23. Elementary and Secondary Education Act of 1965 Title I: One billion dollars of federal money to improve reading and math skills of poor children

    24. Chall, 1967 Learning to read: The great debate • Private funding • Research synthesis plus observations and interviews • Concluded that research supports a “code emphasis” in beginning reading • Balanced approach, with phonics for beginning and struggling readers

    25. Bond & Dykstra (1967/1997) Guy Bond The First-Grade Studies (RRQ) • Federally funded studies at multiple sites • Experimental design, but problematic • Key findings: • Phonics better than no phonics • Teachers more important than programs

    26. NAEP, 1969 National Assessment of Educational Progress • Large-scale federal assessment program begins • Stratified sample is tested in reading, math, science, writing, U.S. history, civics, geography, and the arts • Results are reported for the nation as a whole, for large regions, for ethic groups, genders, etc. • Results are NOT reported by state, district, or school • NAEP is therefore not high stakes.

    27. CSR, 1976 Center for the Study of Reading founded • Federally funded • Main mission was to conduct research into reading comprehension • Located at the University of Illinois • Underscored the notion of “strategic reading” • Still exists, but without federal funding

    28. Anderson, Hiebert, Scott, & Wilkinson, 1985 Becoming a nation of readers • Published by CSR • Best-selling reading book of all time • Supported a balanced approach, including both phonics and read-alouds, both reading and writing Dick Anderson

    29. Adams, 1990 Beginning to read: Thinking and learning about print • Federally funded • Research synthesis • Summary published by CSR in 1990 • Early establishment of alphabetic principle; coordination of orthographic, phonological, semantic, and syntactic processors

    30. NRRC, 1992 National Reading Research Center founded • Federally funded • Main mission was to conduct research into reading engagement • Shared by University of Georgia and University of Maryland • Ended its five-year span in 1997 Steve Stahl, UGA John Guthrie, UMD

    31. NAEP, 1992 National Assessment of Educational Progress • Federal assessment program publishes state results for the first time • California, spearhead of whole language in America, finishes near last in NAEP Reading, a result that demographics cannot explain. • Whole language is blamed, perhaps simplistically, for California’s plight. • Bill Honig, California state superintendent, leaves office and becomes phonics-firster. Bill Honig

    32. NAEP, 1992 Whole language died of natural causes in California Steve Stahl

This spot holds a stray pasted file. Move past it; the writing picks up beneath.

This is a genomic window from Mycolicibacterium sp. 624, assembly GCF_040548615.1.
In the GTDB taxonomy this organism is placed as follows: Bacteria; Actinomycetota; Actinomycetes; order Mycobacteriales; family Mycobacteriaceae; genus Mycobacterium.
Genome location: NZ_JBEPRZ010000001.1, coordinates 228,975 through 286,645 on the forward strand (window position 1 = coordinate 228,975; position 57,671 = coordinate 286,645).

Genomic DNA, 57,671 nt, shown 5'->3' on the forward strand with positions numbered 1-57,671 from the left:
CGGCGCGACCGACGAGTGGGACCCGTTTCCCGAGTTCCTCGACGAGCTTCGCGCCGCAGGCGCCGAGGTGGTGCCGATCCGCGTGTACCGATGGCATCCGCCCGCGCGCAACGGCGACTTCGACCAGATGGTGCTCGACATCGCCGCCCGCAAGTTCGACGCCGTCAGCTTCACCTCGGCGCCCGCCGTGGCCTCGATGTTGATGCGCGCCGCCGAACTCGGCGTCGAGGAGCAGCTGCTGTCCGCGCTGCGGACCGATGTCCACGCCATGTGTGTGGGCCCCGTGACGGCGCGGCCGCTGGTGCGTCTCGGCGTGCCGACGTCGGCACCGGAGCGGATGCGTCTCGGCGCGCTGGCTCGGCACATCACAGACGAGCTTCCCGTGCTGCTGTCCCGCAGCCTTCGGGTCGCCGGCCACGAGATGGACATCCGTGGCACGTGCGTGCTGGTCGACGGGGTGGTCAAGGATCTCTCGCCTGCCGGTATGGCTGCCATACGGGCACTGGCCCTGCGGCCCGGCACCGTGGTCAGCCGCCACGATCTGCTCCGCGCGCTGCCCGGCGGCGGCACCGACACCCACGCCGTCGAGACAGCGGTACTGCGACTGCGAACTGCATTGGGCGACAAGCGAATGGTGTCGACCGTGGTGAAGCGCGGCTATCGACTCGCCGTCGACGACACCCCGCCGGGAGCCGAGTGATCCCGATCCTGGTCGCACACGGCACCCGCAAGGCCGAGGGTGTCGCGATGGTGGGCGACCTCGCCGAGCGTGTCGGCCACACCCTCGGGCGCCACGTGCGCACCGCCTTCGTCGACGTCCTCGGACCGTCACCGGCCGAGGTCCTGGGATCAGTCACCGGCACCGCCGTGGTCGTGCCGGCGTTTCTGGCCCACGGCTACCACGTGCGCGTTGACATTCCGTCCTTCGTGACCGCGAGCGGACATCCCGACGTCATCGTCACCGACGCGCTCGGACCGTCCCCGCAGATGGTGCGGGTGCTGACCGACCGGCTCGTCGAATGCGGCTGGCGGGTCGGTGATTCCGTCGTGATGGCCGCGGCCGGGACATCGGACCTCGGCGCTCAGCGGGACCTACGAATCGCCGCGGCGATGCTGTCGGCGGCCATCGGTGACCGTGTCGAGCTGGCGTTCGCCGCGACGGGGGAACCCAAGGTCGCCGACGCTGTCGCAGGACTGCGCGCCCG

33. CIERA, 1997 • Center for the Improvement of Early Reading Achievement founded in 1997 • Federally funded • Focus on beginning reading • Library of reports is still online (http://www.ciera.org/library/index.html) • Consortium of five universities: • Michigan, Michigan State, Virginia, Georgia, Southern Cal P. David Pearson

    34. Snow, Burns, & Griffin, 1998 Catherine Snow Preventing reading difficulties in young children • Federally funded panel • Research synthesis • Included context (home and school) • Phonemic awareness and phonics, especially for children at risk of failure

    35. Reading Excellence Act of 1998 • Clinton administration’s reform legislation, based on 1997 priority that “all students will read independently and well by the end of third grade.” • $260 million in state grants • Professional development • Instructional materials • Assessments • Scientifically based reading research/instruction

    36. Process • State Grants • Expert Reviews • Local Grants (Each year had a deadline for applications; failed applications were sent back for rewriting until the next year’s competition; there was no guarantee of funding.)

    37. National Reading Panel, 2000 • Federally funded through National Institutes of Health and Human Development • Research synthesis, limited to experimental and quasi-experimental methodology • Subgroup reports in phonemic awareness, phonics, fluency, vocabulary, comprehension, teacher education, and technology

    38. No Child Left Behind Act of 2001 (Reauthorization of ESEA of 1965) • Annual spending of 12 billion dollars for Title I • 1.9 billion to the states in Reading First (professional development, curriculum materials, assessments, evaluations)

    39. No Child Left Behind: A primer http://www.ed.gov/policy/elsec/leg/esea02/index.html

    40. What do you know about NCLB?

    41. NCLB • NCLB became law in 2002 • New federal moneys to the states • Historically, 90% of education spending comes from the states • Federal moneys come in the form of categorical grants which the states can accept or decline, such as IDEA • New federal involvement in education http://www.ed.gov/policy/elsec/leg/esea02/index.html

    42. Structure of the law